Medical laboratory scientists, also called medical technologists, are highly trained health care professionals who perform hundreds of different types of tests critical to the diagnosis, treatment, management and prevention of disease. Since medical laboratory scientists generate as much as 70 percent of the data found in a patient's medical record, they are, without a doubt, critical members of the health care team. These professionals use sophisticated biomedical instrumentation, microscopes and computers to analyze blood, urine and other body fluids. They work in a variety of laboratory settings, including hospitals and clinics, research facilities, public health agencies, clinical laboratory-related industries and forensics laboratories.
The job market is excellent for medical laboratory scientists. Hospitals and other health care facilities throughout the United States are facing a critical shortage of qualified medical laboratory personnel. Entry-level salaries are increasing, and many hospitals are offering sign-on bonuses.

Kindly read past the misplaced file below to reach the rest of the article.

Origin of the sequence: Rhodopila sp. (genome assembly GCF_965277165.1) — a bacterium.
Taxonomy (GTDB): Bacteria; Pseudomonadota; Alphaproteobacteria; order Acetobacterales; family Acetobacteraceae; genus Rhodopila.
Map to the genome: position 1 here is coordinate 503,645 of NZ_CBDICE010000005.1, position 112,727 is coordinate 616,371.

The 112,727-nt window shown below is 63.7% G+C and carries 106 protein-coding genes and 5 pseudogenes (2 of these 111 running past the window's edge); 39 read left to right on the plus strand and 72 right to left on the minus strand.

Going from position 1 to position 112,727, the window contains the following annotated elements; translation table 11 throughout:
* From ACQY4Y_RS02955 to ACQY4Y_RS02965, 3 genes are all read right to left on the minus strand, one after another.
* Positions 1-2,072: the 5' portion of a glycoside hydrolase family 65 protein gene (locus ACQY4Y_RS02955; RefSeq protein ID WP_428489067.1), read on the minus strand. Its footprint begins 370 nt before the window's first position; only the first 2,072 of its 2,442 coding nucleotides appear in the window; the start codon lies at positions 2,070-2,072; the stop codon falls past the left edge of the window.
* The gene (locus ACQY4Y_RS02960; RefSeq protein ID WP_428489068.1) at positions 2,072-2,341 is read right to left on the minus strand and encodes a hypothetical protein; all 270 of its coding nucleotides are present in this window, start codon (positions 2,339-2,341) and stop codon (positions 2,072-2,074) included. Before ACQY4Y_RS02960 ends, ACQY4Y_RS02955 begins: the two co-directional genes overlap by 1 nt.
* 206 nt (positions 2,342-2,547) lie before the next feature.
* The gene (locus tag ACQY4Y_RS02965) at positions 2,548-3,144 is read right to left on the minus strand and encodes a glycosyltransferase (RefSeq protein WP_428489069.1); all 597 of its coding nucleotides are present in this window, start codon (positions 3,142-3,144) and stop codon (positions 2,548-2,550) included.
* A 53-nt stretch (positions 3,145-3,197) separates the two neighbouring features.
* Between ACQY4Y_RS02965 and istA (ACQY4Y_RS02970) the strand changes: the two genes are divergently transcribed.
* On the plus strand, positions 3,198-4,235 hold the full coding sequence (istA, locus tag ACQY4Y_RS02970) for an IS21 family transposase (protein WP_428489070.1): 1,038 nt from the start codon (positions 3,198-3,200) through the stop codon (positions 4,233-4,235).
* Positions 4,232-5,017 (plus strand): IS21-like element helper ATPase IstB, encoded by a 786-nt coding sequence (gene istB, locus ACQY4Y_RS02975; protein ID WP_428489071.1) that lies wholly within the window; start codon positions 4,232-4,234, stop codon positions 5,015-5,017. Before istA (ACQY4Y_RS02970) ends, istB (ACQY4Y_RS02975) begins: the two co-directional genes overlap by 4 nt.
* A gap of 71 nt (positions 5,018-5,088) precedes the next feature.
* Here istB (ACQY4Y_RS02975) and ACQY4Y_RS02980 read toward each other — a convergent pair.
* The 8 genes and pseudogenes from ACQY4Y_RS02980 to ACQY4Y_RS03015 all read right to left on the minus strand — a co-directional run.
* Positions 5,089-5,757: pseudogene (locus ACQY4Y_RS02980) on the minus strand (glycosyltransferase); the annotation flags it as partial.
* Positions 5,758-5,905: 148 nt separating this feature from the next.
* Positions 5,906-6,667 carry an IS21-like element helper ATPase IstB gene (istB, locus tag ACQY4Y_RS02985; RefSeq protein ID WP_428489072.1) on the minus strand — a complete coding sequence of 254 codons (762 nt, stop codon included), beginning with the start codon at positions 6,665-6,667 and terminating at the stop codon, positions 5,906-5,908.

To become certified as a medical laboratory scientist, students must attend an accredited program that leads to a BS or MS such as the ones available at Rush University, and pass a national certifying exam. Before beginning studies at Rush, students spend at least two years completing coursework at a college associated with Rush, or at any accredited university, college or community college. At Rush University, students take classes and receive hands-on training in hematology, coagulation, clinical immunology, blood banking (immunohematology), microbiology, parasitology, virology, molecular techniques, clinical chemistry and body fluids. They also take courses in management, research, regulatory issues and laboratory informatics.